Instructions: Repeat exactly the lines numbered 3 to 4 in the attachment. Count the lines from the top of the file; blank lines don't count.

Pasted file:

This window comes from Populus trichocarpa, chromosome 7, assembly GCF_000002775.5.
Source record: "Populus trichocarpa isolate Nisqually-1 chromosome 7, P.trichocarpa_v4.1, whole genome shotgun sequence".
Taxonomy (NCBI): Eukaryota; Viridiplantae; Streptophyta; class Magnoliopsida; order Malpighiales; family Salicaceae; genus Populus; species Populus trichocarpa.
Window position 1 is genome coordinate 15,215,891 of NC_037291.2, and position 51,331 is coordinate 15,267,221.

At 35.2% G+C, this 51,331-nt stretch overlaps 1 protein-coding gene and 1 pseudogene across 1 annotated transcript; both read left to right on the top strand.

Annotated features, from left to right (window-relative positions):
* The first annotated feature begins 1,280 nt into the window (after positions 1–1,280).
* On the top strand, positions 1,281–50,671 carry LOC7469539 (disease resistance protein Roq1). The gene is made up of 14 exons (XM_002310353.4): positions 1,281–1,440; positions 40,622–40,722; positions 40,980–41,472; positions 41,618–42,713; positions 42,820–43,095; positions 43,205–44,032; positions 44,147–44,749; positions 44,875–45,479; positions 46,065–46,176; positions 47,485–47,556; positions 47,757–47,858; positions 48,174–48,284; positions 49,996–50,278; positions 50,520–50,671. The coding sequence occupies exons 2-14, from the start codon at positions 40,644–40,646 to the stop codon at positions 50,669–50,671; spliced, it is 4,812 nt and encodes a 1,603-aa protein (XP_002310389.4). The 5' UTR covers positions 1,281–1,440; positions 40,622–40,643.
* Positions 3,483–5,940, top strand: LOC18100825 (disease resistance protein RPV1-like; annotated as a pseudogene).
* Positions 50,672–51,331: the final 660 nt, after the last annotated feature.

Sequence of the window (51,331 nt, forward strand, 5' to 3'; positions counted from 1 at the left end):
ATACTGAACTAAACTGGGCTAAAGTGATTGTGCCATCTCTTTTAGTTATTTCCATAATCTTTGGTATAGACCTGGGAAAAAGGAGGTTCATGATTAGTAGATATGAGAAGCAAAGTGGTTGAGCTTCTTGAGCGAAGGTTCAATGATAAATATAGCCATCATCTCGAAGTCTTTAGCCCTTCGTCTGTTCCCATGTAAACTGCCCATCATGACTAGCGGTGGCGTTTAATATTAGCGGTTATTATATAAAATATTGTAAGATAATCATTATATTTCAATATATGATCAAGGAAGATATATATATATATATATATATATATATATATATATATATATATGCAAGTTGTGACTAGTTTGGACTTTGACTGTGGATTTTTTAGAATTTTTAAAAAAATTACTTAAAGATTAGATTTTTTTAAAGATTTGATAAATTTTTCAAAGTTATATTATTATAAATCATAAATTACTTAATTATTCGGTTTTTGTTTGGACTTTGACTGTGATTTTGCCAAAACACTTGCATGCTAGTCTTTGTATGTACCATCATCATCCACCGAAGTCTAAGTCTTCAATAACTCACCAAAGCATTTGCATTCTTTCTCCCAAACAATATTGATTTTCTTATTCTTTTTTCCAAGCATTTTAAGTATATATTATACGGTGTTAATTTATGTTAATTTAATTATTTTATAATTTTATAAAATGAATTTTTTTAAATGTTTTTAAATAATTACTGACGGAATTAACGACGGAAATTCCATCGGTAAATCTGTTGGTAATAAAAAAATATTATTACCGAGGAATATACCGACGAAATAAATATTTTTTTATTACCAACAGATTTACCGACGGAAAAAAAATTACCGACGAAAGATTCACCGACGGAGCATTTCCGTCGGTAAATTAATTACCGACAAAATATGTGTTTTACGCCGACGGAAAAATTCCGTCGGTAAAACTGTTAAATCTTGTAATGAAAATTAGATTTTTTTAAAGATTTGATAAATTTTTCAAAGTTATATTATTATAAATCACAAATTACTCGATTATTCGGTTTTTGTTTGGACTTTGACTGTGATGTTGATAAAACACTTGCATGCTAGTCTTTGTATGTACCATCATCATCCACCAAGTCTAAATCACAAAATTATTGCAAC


Taxonomy (NCBI): Eukaryota; Viridiplantae; Streptophyta; class Magnoliopsida; order Malpighiales; family Salicaceae; genus Populus; species Populus trichocarpa.
Window position 1 is genome coordinate 15,215,891 of NC_037291.2, and position 51,331 is coordinate 15,267,221.